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CMU's Liban Shongolo and President John Marshall Testify in Support of Colorado State Representative Rick Taggart's First-Generation Legislation

In an inspiring blend of sports, education and advocacy, Colorado Mesa University first-generation student-athlete Liban Shongolo, accompanied by CMU President John Marshall, testified before the House Education Committee. Their testimony focused on an important piece of legislation introduced to the Colorado General Assembly by western Colorado State Representative Rick Taggart, aimed at supporting first-generation college students.

Shongolo, a former Adams City High School standout and current star safety for CMU's football team, brings a unique perspective to the discussion. His journey from a Kenyan refugee camp to becoming a high school quarterback and then a college football player and an academic achiever, exemplifies the resilience and determination of first-generation students. Beyond the field, Shongolo's commitment to his community through his organization, Box State Boys, showcases his dedication to fostering opportunities for young athletes, aligning seamlessly with the objectives of Representative Taggart's bill HB24-1082 First-Generation-Serving Higher Education Institutions.

When asked about what attracted him to CMU, Shongolo replied, "We're a first-generation supporting institution. We have first-generation beyond the student body — it's staff that are serving…in the university. That was attractive to me because I knew that I was going to be…a part of the community outside of the classroom, outside of the football field. I knew that the men and women that I see on the daily look like me and understand what I came from, and that meant a…ton to me."

As a first-generation serving institution, more than 45% of CMU's student body identifies as first-generation, meaning these students are the first in their families to pursue higher education. Shongolo is just one of thousands of first-generation students currently attending CMU. By presenting his testimony to the committee, he is advancing support for his fellow students and paving a way for accessible, affordable education for future Mavericks.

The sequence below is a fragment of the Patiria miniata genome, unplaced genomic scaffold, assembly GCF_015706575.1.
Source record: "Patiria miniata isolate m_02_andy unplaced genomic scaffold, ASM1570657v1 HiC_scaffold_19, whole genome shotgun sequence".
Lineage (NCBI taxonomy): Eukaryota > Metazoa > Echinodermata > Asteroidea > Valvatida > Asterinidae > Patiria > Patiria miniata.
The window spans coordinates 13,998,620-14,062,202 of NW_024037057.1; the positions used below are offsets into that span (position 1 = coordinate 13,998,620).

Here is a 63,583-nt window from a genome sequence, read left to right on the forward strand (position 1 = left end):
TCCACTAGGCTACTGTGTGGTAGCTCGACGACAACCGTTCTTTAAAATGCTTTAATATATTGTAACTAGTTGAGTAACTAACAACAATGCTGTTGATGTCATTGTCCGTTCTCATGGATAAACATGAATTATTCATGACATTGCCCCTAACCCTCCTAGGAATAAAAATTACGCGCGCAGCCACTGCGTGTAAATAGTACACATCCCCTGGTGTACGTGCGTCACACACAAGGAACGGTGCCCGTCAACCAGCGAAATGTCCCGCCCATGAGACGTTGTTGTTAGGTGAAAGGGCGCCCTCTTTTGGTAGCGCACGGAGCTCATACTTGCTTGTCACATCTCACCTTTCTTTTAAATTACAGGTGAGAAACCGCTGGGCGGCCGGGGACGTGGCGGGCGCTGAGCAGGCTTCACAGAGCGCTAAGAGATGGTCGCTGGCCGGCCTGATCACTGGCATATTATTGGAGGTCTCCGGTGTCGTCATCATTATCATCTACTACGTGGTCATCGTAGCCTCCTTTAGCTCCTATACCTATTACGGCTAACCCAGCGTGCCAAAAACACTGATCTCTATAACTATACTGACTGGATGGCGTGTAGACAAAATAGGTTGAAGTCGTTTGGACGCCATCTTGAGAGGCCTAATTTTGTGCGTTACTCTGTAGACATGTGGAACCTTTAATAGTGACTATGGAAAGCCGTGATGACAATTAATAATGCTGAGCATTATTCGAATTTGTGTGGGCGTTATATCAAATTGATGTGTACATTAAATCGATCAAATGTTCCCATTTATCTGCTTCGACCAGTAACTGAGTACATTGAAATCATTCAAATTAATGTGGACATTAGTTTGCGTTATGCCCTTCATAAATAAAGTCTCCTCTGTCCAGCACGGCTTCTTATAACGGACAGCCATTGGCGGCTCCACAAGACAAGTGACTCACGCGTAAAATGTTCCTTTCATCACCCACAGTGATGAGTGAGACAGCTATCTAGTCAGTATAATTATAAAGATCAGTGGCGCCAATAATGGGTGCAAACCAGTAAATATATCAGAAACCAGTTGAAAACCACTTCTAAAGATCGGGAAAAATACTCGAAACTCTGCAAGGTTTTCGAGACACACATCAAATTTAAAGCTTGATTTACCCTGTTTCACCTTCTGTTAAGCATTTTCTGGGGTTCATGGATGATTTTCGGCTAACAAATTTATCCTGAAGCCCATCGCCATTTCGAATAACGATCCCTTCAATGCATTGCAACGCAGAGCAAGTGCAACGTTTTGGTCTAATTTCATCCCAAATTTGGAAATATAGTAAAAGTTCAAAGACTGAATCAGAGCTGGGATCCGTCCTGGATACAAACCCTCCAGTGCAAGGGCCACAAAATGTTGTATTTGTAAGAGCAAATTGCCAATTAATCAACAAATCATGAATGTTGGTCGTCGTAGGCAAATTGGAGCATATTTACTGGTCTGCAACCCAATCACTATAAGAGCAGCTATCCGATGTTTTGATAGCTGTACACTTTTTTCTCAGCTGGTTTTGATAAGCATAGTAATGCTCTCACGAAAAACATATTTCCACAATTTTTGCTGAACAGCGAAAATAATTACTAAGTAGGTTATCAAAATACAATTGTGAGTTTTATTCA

"I got the chance to speak to my local middle school a while ago and they asked me, 'How can I afford it? I don't know who's there. What does it look like?' And I told them that as long as you hold up your end of the bargain, you work hard, you score those test scores, you hold your grades up, that there are people there that are willing to make a way for you. That's why I chose CMU," said Shongolo.

The joint testimony shed light on the challenges faced by first-generation students. By sharing personal experiences and insights from the university's perspective, Shongolo and President Marshall aim to underscore the importance of the bill in promoting increased access to higher education for those who need it most.

"Our challenge is to find those individuals who have the talent, have the ambition, who have what we need. The leaders of our communities, of our state, of our country for tomorrow, and they have no idea that they possess that leadership. Our challenge collectively is to figure out how to find those students. Provide them with pathways and support them along the way," said Marshall.

Shongolo and Marshall's testimony is not just a dialogue on policy but a narrative of empowerment and community impact. As they addressed the assembly, their stories resonated with countless first-generation students across Colorado, symbolizing CMU initiatives like the CMU Promise and Where We Become Mavericks partnership with local school districts.

To listen to full transcript, please visit the House Education Committee.


Written by David Ludlam and Madelynn Fellet